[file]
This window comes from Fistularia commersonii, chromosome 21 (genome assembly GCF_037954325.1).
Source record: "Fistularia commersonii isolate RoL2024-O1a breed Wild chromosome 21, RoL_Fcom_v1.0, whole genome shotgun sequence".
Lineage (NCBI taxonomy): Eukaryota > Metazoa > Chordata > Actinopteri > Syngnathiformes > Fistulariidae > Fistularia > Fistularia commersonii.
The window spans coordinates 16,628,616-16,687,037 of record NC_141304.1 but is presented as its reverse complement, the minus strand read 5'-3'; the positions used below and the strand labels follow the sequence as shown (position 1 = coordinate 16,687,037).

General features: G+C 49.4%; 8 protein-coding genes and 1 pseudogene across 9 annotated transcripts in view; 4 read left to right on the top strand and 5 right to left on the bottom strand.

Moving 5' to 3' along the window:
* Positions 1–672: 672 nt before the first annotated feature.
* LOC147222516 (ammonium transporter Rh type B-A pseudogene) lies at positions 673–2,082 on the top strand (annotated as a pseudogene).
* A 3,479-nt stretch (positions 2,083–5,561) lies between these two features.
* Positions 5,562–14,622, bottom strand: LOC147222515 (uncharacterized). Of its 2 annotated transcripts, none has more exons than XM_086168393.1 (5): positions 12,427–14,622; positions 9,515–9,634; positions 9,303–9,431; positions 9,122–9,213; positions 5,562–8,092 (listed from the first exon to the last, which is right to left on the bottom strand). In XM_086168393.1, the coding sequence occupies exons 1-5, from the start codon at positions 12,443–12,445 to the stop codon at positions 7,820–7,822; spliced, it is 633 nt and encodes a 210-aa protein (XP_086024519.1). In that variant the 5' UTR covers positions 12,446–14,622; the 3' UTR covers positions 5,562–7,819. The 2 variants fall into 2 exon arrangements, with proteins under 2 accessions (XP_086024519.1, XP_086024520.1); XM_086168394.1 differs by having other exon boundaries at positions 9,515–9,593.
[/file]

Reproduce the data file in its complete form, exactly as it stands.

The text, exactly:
This window comes from Fistularia commersonii, chromosome 21 (genome assembly GCF_037954325.1).
Source record: "Fistularia commersonii isolate RoL2024-O1a breed Wild chromosome 21, RoL_Fcom_v1.0, whole genome shotgun sequence".
Lineage (NCBI taxonomy): Eukaryota > Metazoa > Chordata > Actinopteri > Syngnathiformes > Fistulariidae > Fistularia > Fistularia commersonii.
The window spans coordinates 16,628,616-16,687,037 of record NC_141304.1 but is presented as its reverse complement, the minus strand read 5'-3'; the positions used below and the strand labels follow the sequence as shown (position 1 = coordinate 16,687,037).

General features: G+C 49.4%; 8 protein-coding genes and 1 pseudogene across 9 annotated transcripts in view; 4 read left to right on the top strand and 5 right to left on the bottom strand.

Moving 5' to 3' along the window:
* Positions 1–672: 672 nt before the first annotated feature.
* LOC147222516 (ammonium transporter Rh type B-A pseudogene) lies at positions 673–2,082 on the top strand (annotated as a pseudogene).
* A 3,479-nt stretch (positions 2,083–5,561) lies between these two features.
* Positions 5,562–14,622, bottom strand: LOC147222515 (uncharacterized). Of its 2 annotated transcripts, none has more exons than XM_086168393.1 (5): positions 12,427–14,622; positions 9,515–9,634; positions 9,303–9,431; positions 9,122–9,213; positions 5,562–8,092 (listed from the first exon to the last, which is right to left on the bottom strand). In XM_086168393.1, the coding sequence occupies exons 1-5, from the start codon at positions 12,443–12,445 to the stop codon at positions 7,820–7,822; spliced, it is 633 nt and encodes a 210-aa protein (XP_086024519.1). In that variant the 5' UTR covers positions 12,446–14,622; the 3' UTR covers positions 5,562–7,819. The 2 variants fall into 2 exon arrangements, with proteins under 2 accessions (XP_086024519.1, XP_086024520.1); XM_086168394.1 differs by having other exon boundaries at positions 9,515–9,593.